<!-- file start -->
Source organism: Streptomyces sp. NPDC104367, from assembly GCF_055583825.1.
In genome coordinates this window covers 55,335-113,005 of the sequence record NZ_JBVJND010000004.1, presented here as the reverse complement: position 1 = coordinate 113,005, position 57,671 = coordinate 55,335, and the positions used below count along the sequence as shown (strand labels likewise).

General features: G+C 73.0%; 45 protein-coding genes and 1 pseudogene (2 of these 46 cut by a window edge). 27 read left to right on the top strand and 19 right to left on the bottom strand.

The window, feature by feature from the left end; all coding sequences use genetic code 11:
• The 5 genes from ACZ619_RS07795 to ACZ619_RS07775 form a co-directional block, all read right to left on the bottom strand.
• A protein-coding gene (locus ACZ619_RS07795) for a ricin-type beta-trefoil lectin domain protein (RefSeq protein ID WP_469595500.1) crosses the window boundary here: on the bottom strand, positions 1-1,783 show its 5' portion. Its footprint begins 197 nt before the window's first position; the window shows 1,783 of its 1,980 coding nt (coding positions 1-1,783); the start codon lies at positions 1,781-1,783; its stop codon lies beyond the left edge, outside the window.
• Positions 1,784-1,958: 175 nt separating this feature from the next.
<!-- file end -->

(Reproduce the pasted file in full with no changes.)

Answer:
Source organism: Streptomyces sp. NPDC104367, from assembly GCF_055583825.1.
In genome coordinates this window covers 55,335-113,005 of the sequence record NZ_JBVJND010000004.1, presented here as the reverse complement: position 1 = coordinate 113,005, position 57,671 = coordinate 55,335, and the positions used below count along the sequence as shown (strand labels likewise).

General features: G+C 73.0%; 45 protein-coding genes and 1 pseudogene (2 of these 46 cut by a window edge). 27 read left to right on the top strand and 19 right to left on the bottom strand.

The window, feature by feature from the left end; all coding sequences use genetic code 11:
• The 5 genes from ACZ619_RS07795 to ACZ619_RS07775 form a co-directional block, all read right to left on the bottom strand.
• A protein-coding gene (locus ACZ619_RS07795) for a ricin-type beta-trefoil lectin domain protein (RefSeq protein ID WP_469595500.1) crosses the window boundary here: on the bottom strand, positions 1-1,783 show its 5' portion. Its footprint begins 197 nt before the window's first position; the window shows 1,783 of its 1,980 coding nt (coding positions 1-1,783); the start codon lies at positions 1,781-1,783; its stop codon lies beyond the left edge, outside the window.
• Positions 1,784-1,958: 175 nt separating this feature from the next.